Gathering feedback from parents following the death of their baby: launch event in London, 22/6/17

On 22 June 2017 health professionals, charities, and bereaved parents gathered at the Kia Oval in London for the launch of new guidelines about gathering feedback from families after the death of a baby.

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  1. The resource and guidelines can be downloaded through the link below.

  2. It is no exaggeration to say that the launch was an historic event: bereaved parents are routinely excluded from the national maternity and neonatal surveys. This exclusion is for understandable ethical reasons around sensitivity and appropriateness - but until now, no alternative existed.

  3. Seeking the views of bereaved parents is as valuable for safety and patient experience as for any other area of health and care. Feedback enables services to understand where they are doing well: and crucially, where they need to improve. That has resulted in huge disparity in the quality and availability of services and support across the country. Many bereavement services are provided through hospital charitable funds and by independent charities, rather than through standard hospital pathways. Bereavement services have for too long been seen as a low priority - and this must change.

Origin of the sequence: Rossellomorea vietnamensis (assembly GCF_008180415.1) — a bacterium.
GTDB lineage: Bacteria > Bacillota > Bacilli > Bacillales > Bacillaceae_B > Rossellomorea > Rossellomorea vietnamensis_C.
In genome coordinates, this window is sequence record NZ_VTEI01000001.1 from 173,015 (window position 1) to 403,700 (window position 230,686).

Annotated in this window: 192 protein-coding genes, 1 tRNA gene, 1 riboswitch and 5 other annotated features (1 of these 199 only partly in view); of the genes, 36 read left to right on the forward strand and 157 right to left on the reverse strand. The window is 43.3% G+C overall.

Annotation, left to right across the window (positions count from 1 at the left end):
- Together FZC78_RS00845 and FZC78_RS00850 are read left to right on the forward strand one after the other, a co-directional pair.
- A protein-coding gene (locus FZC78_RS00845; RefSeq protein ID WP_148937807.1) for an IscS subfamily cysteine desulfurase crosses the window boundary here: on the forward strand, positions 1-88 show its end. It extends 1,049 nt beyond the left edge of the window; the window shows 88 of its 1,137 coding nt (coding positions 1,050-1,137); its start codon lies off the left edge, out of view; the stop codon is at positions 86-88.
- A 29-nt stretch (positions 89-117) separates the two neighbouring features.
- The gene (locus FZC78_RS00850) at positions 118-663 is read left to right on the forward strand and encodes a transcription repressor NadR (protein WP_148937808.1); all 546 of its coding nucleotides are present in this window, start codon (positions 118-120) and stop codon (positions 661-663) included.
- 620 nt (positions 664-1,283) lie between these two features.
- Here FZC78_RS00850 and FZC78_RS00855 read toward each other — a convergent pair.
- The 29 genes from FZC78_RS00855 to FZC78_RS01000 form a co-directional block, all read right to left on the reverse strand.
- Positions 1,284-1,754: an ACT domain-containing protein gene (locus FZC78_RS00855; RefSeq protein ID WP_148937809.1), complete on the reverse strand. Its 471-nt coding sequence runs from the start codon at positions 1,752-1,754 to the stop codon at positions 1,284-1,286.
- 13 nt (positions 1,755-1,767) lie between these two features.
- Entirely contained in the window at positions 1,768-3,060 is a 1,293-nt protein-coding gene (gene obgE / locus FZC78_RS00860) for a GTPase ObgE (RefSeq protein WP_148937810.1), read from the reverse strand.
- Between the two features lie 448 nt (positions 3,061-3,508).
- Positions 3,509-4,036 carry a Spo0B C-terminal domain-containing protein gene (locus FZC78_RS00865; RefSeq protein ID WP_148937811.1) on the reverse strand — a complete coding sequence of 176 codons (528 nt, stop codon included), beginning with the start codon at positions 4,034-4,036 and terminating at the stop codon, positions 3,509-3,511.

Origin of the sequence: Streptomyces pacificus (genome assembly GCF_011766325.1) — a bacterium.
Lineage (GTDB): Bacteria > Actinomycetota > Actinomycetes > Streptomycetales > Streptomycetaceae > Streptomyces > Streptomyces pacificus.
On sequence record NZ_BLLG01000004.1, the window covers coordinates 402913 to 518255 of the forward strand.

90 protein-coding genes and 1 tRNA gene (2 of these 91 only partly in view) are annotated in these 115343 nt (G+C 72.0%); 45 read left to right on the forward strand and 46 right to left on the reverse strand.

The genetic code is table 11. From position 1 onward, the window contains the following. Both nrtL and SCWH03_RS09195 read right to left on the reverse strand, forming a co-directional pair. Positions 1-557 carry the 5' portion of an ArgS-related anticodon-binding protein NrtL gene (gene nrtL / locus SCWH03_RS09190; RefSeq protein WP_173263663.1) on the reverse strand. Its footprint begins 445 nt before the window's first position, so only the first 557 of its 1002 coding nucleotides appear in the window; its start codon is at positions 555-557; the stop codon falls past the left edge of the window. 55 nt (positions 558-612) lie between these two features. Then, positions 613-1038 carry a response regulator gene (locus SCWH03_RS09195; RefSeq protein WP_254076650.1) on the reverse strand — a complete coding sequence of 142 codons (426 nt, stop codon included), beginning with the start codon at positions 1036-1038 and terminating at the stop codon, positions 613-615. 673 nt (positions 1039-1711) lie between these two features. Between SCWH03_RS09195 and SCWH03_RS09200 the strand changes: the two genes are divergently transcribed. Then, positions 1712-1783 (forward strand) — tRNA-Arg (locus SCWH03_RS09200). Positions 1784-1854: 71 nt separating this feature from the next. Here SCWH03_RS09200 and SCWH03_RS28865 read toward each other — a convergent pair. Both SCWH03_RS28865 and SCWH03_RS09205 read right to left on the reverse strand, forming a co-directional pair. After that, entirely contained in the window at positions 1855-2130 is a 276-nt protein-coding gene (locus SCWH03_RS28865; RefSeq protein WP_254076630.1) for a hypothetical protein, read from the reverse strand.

4. For too long, seeking the views of bereaved parents has been put on the 'too difficult' pile. These guidelines provide an easy-to-follow process that can be adapted by any hospital. I hope services will adopt these guidelines, and integrate them into their feedback processes just as they do with families of living babies. As you will read from discussions and points raised during the launch, bereaved families want to be heard. We do not want to be ignored or excluded. We want to help, and for our babies' memories to live on through helping other families. We want other families to be supported to create precious memories with their babies, and to receive psychological support. We do not want other families to fall between the cracks of services: nobody should feel like they are 'Nobody's Patient'.
  5. I am beyond proud that my campaigning following the death of my son, Hugo, has influenced the creation of these guidelines. I would like to thank everyone who has been involved, and who are so passionate about helping families at the worst time any parent can imagine.
  6. Please do take the time to read through these tweets, follow links to blogs and resources and share where appropriate. These guidelines demonstrate that change can happen through passion, determination, commitment, collaboration, and coproduction.


  7. Blogs from Kath Evans, Hannah Atherton, Donna Ockenden, Cheryl Titherly, and Jane Scott, the core team behind the guidelines on why they are so important:


  8. While the guidelines focus on maternity services, they are relevant to any specialty that may come into contact with bereaved parents: such as, but not limited to gynae (miscarriage notoriously falls between the cracks of services); neonatal; A&E; GPs; intensive care (for women like me made very ill by pregnancy).

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